‘Out of the Apple Orchard’ concert reading to benefit JFS Orlando
Out of the Apple Orchard’ concert reading to benefit JFS Orlando
Article in Florida Jewish Heritage February 26, 2016 | Year 40, NO. 25 by Christina DeSouza
Local award-winning author, Yvonne David, wrote her first book, “Out of the Apple Orchard,” in 2005. It is a story, set in the Catskills in 1910, of a 12-year-old Jewish boy named Adam, whose family moves from the Lower East Side, N.Y ., to Mountaindale, N.Y ., for the fresh country air. Because of his father’s illness, the family subsists on a little bit of bread, milk and a few other basics. Hunger hurts, and Adam steals some juicy, red apples from a neighbor’s orchard for his family. However, his conscience begins to bother him more than hunger pangs, and an intriguing story unfolds with lessons in forgiveness and the opportunity for new beginnings, capturing the essence of the Jewish High Holidays intertwined with historical details about the Catskills.
The book won an honorable mention in the Independent Publisher Book Awards a year after publication, and was then adapted for the stage by award-winning playwright Ellen W. Kaplan, resulting in a concert reading performed in New York City at the Mesaper Theatre.
“Out of the Apple Orchard’ is a charming book, which presents a story of heart and hope, with humor, action and very human characters,” Kaplan told the Heritage in 2006. “I am thrilled to see it come to life in production.”
Shortly after its New York debut, David purchased the copyright from Kaplan, and decided to bring the project back to Orlando, where she has lived for 30 years. “I am so grateful to Ellen and director Nicole Raphael for taking my book to the next level,” she said. “This is my home, and I want it to benefit my community.”
And now, a concert reading of “Out of the Apple Orchard” will be performed at the Lowndes Shakespeare Center in Orlando on March 6 from 3 p.m. to 6 p.m. The afternoon will include musical entertainment, a silent auction and raffles with an afternoon tea provided by Arthur’s Creative Events & Catering.
The concert reading is just a taste of what is to come. David is excited to announce that plans are in the works for “Out of the Apple Orchard” to be performed as a play in the fall.
To bring her script to the stage, David enrolled in a program called Landmark Worldwide, which gave her the confidence to take on the daunting task of having the production performed here. Her project, aptly named A Fruit Fundraiser, will benefit Jewish Family Services.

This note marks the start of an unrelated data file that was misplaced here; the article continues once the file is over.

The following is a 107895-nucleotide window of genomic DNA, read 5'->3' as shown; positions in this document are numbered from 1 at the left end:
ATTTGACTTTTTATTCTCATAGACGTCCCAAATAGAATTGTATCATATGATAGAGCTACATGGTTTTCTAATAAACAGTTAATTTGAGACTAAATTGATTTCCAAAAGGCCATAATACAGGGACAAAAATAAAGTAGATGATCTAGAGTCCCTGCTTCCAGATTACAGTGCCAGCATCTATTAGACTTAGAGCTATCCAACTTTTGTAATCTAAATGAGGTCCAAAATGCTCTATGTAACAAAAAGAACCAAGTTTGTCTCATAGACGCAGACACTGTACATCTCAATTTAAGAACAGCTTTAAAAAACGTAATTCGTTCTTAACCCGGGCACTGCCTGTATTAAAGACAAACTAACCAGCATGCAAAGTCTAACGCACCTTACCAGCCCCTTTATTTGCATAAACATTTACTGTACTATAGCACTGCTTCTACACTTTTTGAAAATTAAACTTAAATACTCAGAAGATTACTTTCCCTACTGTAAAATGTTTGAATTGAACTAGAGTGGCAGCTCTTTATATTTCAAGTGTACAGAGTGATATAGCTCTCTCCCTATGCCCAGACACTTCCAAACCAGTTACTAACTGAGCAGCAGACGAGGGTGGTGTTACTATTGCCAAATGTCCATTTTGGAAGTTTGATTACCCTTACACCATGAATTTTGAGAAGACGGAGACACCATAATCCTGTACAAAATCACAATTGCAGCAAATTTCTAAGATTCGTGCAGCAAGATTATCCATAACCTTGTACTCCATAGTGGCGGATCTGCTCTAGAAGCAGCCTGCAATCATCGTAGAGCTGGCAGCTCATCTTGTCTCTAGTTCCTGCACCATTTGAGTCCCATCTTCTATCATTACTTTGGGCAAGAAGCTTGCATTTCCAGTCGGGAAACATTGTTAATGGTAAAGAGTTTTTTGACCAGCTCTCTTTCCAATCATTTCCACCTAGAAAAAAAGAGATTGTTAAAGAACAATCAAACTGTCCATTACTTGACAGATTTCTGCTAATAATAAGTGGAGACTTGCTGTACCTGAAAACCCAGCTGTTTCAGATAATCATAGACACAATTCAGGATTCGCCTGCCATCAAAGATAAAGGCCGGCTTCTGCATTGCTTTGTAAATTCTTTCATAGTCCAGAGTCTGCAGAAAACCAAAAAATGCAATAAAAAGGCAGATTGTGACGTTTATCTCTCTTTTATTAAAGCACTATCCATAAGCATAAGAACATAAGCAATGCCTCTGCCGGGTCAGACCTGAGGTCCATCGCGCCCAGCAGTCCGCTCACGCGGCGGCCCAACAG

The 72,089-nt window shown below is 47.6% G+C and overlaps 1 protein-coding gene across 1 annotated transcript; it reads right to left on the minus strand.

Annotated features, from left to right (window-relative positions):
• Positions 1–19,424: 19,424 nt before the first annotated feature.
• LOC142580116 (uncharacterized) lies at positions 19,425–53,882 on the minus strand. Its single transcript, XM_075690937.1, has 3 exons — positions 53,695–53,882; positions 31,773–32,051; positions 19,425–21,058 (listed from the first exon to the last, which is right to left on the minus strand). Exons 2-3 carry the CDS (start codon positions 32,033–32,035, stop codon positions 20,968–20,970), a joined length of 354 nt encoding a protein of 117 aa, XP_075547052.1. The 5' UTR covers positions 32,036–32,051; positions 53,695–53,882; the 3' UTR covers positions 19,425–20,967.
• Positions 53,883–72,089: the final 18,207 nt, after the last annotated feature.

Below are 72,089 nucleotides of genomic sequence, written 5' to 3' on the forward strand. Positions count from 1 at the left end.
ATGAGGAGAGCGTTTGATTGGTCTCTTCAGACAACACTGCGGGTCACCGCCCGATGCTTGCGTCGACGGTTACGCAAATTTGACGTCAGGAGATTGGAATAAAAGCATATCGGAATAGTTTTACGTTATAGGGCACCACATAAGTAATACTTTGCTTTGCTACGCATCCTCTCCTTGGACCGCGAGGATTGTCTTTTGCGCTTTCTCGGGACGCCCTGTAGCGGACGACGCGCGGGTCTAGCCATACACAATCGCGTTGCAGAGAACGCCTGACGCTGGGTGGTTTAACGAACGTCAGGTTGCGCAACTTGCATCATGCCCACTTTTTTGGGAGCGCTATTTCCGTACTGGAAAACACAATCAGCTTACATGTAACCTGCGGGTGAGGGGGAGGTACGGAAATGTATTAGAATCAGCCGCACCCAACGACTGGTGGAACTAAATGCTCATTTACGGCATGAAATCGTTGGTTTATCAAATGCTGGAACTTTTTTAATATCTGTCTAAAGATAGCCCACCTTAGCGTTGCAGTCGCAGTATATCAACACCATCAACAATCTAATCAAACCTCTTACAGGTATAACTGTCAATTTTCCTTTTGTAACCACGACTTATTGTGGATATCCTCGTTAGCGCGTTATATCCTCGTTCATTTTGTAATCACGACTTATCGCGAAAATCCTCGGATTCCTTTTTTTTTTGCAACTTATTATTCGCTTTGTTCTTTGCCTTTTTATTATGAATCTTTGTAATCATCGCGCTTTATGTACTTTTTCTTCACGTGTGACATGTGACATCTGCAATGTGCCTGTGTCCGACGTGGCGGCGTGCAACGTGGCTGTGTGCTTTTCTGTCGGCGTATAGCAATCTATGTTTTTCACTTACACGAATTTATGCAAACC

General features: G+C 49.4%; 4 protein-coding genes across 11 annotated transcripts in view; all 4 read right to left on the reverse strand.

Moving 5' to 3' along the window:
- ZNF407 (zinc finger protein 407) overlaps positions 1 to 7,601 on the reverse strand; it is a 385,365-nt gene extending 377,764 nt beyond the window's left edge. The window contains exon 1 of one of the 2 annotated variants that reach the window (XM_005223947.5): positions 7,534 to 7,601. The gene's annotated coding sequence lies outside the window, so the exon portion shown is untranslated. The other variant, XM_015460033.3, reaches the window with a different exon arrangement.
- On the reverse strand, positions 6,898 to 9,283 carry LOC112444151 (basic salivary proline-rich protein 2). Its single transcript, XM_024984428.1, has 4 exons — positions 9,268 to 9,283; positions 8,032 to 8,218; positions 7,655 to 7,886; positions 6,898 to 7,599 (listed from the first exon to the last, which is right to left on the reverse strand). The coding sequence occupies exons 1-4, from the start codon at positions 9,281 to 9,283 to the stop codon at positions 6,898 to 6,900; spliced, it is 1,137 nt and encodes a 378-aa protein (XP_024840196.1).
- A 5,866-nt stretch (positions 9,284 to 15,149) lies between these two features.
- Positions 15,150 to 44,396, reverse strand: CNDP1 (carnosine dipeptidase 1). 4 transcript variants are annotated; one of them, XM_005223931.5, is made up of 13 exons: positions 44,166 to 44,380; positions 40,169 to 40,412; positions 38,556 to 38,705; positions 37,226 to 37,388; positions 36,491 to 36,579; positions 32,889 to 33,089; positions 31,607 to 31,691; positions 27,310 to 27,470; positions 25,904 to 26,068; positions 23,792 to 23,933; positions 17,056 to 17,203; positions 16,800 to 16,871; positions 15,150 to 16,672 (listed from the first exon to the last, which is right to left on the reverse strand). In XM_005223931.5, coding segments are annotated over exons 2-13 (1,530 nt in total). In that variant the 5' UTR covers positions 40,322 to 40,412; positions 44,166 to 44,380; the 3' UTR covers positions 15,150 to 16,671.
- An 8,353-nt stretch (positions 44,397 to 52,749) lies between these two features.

“Partnering with JFS Orlando was a perfect fit and gives the reading purpose,” David said.
“It’s an excellent vehicle for making the public aware of the severity of food insecurity for people who are suffering with hunger,” she stated, explaining that there are 48.1 million people, including 15.3 million children and 5.4 million seniors, who do not have enough food to eat. “When I first moved here in 1981, that figure was 3 million,” she said.
When she first spoke with Eric Geboff, executive director of JFS Orlando, he told her that everywhere he looked, people were raising money for the hungry, and sadly, “it’s not enough.” Put in figures that are more understandable, that is one in seven people who go without enough food.
“Apple Orchard” was inspired by “A Christmas Carol” by Charles Dickens, one of David’s favorite authors, who brought attention to the plight of the poor in his day.
“My father and I took a trip to Canterbury, Kent, in England just months before he passed,” she explained. They visited Dickens’ home in Broadstairs where he summered with his family. David had the opportunity to stand in his writing room and actually place her hands on his desk.
“As I placed my hands on the desk where Dickens penned famous novels, I prayed that I could have some of his creativity and hard work dedication.”
Some of Dickens’ discipline rubbed off on her, and G-d heard her prayer.
“Little did I know that my partnership with Jewish Family Services would become so perfect, knowing that I can make a difference with my book and the adaptation to the stage,” David remarked.
The concert reading involves 12 actors-including five children-a musician, and a narrator. The production is directed by Kerry A. Giese, managing director of The Roth Family JCC’s Theater at the J.
Lowndes Shakespeare Center is located at 812 E Rollins St, Orlando.
Tickets are $30, adults; $18, seniors and students; $10, children, and can be purchased by calling 407-437-4909 or go to http://www.appletreeseries.com.